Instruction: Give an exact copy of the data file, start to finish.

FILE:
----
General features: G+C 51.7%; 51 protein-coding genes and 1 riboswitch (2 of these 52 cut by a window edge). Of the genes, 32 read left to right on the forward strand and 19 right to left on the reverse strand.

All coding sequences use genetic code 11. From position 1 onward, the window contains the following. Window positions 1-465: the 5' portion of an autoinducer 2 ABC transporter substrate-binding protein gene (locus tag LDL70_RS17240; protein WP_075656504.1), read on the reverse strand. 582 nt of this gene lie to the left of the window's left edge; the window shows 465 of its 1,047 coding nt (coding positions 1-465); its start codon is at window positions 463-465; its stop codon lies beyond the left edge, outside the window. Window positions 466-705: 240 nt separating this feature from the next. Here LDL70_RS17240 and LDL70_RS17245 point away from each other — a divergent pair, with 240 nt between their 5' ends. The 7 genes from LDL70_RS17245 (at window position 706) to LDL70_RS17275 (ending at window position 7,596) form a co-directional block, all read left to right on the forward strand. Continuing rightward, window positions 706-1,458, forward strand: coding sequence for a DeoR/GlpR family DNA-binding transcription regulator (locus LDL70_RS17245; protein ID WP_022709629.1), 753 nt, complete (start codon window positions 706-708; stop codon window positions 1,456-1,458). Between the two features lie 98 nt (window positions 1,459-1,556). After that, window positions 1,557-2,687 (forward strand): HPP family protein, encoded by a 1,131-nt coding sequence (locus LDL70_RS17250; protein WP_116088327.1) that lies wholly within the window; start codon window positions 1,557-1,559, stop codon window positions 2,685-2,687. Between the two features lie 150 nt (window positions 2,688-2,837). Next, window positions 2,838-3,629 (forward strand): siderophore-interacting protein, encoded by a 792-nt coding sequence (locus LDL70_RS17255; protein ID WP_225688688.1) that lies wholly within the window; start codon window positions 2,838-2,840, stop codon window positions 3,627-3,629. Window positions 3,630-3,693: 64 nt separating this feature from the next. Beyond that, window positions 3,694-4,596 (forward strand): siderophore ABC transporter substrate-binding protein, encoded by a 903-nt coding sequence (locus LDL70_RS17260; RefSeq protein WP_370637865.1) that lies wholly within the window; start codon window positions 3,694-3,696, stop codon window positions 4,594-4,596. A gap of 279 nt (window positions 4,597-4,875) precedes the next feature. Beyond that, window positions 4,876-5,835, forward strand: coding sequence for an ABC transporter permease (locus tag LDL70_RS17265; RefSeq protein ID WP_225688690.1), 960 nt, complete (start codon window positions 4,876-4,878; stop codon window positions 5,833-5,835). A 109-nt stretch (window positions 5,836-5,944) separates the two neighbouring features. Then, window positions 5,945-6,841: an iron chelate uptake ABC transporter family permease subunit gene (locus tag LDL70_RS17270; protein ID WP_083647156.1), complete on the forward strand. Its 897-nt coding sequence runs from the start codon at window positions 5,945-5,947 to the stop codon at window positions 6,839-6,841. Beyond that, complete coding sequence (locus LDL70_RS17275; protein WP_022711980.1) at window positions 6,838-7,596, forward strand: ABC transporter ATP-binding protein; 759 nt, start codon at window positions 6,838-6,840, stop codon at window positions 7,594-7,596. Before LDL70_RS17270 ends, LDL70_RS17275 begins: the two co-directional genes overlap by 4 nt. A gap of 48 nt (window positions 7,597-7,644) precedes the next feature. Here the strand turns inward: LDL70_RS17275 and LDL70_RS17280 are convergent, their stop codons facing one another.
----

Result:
General features: G+C 51.7%; 51 protein-coding genes and 1 riboswitch (2 of these 52 cut by a window edge). Of the genes, 32 read left to right on the forward strand and 19 right to left on the reverse strand.

All coding sequences use genetic code 11. From position 1 onward, the window contains the following. Window positions 1-465: the 5' portion of an autoinducer 2 ABC transporter substrate-binding protein gene (locus tag LDL70_RS17240; protein WP_075656504.1), read on the reverse strand. 582 nt of this gene lie to the left of the window's left edge; the window shows 465 of its 1,047 coding nt (coding positions 1-465); its start codon is at window positions 463-465; its stop codon lies beyond the left edge, outside the window. Window positions 466-705: 240 nt separating this feature from the next. Here LDL70_RS17240 and LDL70_RS17245 point away from each other — a divergent pair, with 240 nt between their 5' ends. The 7 genes from LDL70_RS17245 (at window position 706) to LDL70_RS17275 (ending at window position 7,596) form a co-directional block, all read left to right on the forward strand. Continuing rightward, window positions 706-1,458, forward strand: coding sequence for a DeoR/GlpR family DNA-binding transcription regulator (locus LDL70_RS17245; protein ID WP_022709629.1), 753 nt, complete (start codon window positions 706-708; stop codon window positions 1,456-1,458). Between the two features lie 98 nt (window positions 1,459-1,556). After that, window positions 1,557-2,687 (forward strand): HPP family protein, encoded by a 1,131-nt coding sequence (locus LDL70_RS17250; protein WP_116088327.1) that lies wholly within the window; start codon window positions 1,557-1,559, stop codon window positions 2,685-2,687. Between the two features lie 150 nt (window positions 2,688-2,837). Next, window positions 2,838-3,629 (forward strand): siderophore-interacting protein, encoded by a 792-nt coding sequence (locus LDL70_RS17255; protein ID WP_225688688.1) that lies wholly within the window; start codon window positions 2,838-2,840, stop codon window positions 3,627-3,629. Window positions 3,630-3,693: 64 nt separating this feature from the next. Beyond that, window positions 3,694-4,596 (forward strand): siderophore ABC transporter substrate-binding protein, encoded by a 903-nt coding sequence (locus LDL70_RS17260; RefSeq protein WP_370637865.1) that lies wholly within the window; start codon window positions 3,694-3,696, stop codon window positions 4,594-4,596. A gap of 279 nt (window positions 4,597-4,875) precedes the next feature. Beyond that, window positions 4,876-5,835, forward strand: coding sequence for an ABC transporter permease (locus tag LDL70_RS17265; RefSeq protein ID WP_225688690.1), 960 nt, complete (start codon window positions 4,876-4,878; stop codon window positions 5,833-5,835). A 109-nt stretch (window positions 5,836-5,944) separates the two neighbouring features. Then, window positions 5,945-6,841: an iron chelate uptake ABC transporter family permease subunit gene (locus tag LDL70_RS17270; protein ID WP_083647156.1), complete on the forward strand. Its 897-nt coding sequence runs from the start codon at window positions 5,945-5,947 to the stop codon at window positions 6,839-6,841. Beyond that, complete coding sequence (locus LDL70_RS17275; protein WP_022711980.1) at window positions 6,838-7,596, forward strand: ABC transporter ATP-binding protein; 759 nt, start codon at window positions 6,838-6,840, stop codon at window positions 7,594-7,596. Before LDL70_RS17270 ends, LDL70_RS17275 begins: the two co-directional genes overlap by 4 nt. A gap of 48 nt (window positions 7,597-7,644) precedes the next feature. Here the strand turns inward: LDL70_RS17275 and LDL70_RS17280 are convergent, their stop codons facing one another.